Working in Norway

By Maalfrid Brath

Everyone working

In Norway, almost the entire population is employed. Unemployment is only 2.7 percent of the workforce, and it is necessary to go abroad to find qualified workers in many industries and disciplines.

Norway’s Central Bank governor, Øystein Olsen, recently held his annual speech on the economic situation in Norway. One of his points was that although a very high percentage of Norwegians have jobs, it is imperative to extend working hours and work more. Norwegians are working less than average among the member countries of the Organization of Economic Cooperation and Development (OECD).

We are not sure what the solution is. If you extend the working hours for those who are employed, you also raise the bar for those who are outside the labor market, making it more difficult for them to obtain the right skills.

Seniors have valuable skills

An important measure in obtaining more manpower is to ensure that seniors are working more. The new Norwegian pension reform will help facilitate this. Employers must also get out in the field and see that value lies with those who have been in the working world for a while, and who will soon be on the way out. Employers have a responsibility to apply the skills that seniors have, and to make sure that they putting in as many hours as possible at work.

In Norway, many children were born in the years after the WWII. They are rapidly approaching the age of retirement, and it will require even more people working to ensure the welfare and standard of living for the entire population. Although the return on Norway’s oil fund gives an important financial contribution to public expenditure, it is not enough to solve the challenges of the aging population. Norway’s challenge is to look in all directions for ways to solve the labor shortage that will come in the years ahead.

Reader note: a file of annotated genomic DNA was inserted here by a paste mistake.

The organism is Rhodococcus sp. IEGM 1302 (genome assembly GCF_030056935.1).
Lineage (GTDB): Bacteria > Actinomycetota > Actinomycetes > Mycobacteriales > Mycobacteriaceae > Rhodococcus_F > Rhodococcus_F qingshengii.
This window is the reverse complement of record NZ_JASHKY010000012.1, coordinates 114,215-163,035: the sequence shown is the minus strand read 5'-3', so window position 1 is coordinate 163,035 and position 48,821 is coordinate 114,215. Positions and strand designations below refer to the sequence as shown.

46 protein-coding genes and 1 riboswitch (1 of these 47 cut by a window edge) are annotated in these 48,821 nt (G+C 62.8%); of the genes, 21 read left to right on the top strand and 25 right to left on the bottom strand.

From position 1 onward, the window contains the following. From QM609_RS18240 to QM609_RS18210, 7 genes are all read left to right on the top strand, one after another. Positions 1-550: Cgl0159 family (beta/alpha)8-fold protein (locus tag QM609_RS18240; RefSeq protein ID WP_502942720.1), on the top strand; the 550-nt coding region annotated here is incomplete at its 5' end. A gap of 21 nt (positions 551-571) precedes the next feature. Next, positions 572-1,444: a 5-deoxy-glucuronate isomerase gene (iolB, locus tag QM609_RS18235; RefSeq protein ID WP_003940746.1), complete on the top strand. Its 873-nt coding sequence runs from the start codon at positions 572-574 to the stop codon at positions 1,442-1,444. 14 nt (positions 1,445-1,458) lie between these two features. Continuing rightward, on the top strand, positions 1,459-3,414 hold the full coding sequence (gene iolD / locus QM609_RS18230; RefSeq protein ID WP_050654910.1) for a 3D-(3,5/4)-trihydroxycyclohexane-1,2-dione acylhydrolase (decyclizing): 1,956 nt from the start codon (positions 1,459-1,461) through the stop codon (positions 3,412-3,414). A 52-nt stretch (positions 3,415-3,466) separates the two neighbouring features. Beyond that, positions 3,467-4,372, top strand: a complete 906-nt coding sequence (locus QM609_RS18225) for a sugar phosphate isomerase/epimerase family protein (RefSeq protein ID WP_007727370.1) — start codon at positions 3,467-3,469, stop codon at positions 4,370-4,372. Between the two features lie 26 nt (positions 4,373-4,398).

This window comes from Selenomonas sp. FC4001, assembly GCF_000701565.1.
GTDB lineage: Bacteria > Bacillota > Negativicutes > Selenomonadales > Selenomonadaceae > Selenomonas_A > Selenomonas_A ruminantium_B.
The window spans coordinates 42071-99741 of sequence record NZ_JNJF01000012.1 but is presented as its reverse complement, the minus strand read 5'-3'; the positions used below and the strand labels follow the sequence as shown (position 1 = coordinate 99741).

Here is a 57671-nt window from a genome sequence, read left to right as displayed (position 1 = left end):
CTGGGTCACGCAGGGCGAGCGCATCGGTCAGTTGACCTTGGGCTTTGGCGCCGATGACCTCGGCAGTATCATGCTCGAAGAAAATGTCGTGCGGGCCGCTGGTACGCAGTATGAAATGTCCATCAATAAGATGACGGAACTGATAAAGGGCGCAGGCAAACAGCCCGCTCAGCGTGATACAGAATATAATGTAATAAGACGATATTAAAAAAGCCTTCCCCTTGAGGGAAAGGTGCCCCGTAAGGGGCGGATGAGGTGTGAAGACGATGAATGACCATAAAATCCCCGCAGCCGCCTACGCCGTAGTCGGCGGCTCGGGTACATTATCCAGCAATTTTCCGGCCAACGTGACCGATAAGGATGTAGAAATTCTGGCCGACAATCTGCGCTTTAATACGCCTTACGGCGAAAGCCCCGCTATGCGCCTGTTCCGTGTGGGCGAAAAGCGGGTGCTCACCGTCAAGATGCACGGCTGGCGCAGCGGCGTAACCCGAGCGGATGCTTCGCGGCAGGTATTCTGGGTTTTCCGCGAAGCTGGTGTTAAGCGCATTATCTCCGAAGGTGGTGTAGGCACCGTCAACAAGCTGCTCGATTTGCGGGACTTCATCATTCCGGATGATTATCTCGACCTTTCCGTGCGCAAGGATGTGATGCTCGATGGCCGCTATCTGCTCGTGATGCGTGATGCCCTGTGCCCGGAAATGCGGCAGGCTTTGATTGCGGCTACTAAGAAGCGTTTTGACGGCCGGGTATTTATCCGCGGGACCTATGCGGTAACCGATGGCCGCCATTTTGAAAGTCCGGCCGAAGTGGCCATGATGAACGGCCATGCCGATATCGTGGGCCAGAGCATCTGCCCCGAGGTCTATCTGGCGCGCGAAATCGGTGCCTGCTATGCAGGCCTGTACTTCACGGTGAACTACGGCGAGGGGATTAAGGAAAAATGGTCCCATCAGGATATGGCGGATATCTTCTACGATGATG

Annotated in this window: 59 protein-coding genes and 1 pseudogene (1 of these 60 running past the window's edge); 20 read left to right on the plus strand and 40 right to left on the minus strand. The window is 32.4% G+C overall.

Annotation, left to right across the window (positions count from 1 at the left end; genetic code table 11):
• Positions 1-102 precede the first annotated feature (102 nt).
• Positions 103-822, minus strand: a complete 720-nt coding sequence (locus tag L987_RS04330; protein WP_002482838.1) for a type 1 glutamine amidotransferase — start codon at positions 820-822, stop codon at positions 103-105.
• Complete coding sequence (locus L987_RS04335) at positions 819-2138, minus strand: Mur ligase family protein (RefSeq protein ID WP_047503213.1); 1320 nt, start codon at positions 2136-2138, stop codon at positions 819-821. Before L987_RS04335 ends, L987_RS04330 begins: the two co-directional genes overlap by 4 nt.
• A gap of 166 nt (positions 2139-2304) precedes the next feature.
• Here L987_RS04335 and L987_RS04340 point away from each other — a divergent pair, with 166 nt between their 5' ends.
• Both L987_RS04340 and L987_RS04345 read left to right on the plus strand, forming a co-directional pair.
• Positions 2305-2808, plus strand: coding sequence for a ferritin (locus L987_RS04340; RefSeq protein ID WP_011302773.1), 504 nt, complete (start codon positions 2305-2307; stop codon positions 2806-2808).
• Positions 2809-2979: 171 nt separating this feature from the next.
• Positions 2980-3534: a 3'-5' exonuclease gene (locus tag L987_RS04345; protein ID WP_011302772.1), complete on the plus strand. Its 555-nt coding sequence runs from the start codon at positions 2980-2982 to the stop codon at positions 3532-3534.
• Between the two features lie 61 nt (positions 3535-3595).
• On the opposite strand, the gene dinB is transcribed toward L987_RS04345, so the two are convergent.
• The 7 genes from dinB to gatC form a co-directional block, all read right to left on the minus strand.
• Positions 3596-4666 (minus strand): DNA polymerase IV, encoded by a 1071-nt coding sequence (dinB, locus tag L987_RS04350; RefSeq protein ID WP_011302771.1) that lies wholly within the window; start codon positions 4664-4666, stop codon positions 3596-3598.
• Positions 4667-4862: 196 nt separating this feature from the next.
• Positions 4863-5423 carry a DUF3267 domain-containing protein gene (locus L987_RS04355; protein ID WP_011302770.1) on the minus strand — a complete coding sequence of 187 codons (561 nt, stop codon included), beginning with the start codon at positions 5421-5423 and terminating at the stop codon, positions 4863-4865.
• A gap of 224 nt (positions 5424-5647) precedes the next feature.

Greater demand for flexibility

In addition to having seniors work longer, we need to get young people to enter the workforce earlier, so that they can work alongside their studies. We must better target the education system to the needs that exist in society and the labor market. The new generation requires a different kind of work than we have been accustomed to; we are all children of our time.

The requirement for flexibility is increasing. Deadlines are a greater incentive than working long hours. The next generation of talent takes flexible work arrangements for granted, both in terms of time and place of work. They also have a much shorter time scale of engaged focus in a workplace. They are definitely not part of the “gold clock generation.” As employers, we need to adapt to this culture and change workplace tasks to meet new expectations. In a flexible, globalized world it is not always 8-hour days and public holidays that work best for the individual, and it is not certain that it is the solution that creates the most job satisfaction, motivation and innovation. Here, Norwegian employers must think creatively within the limits they have.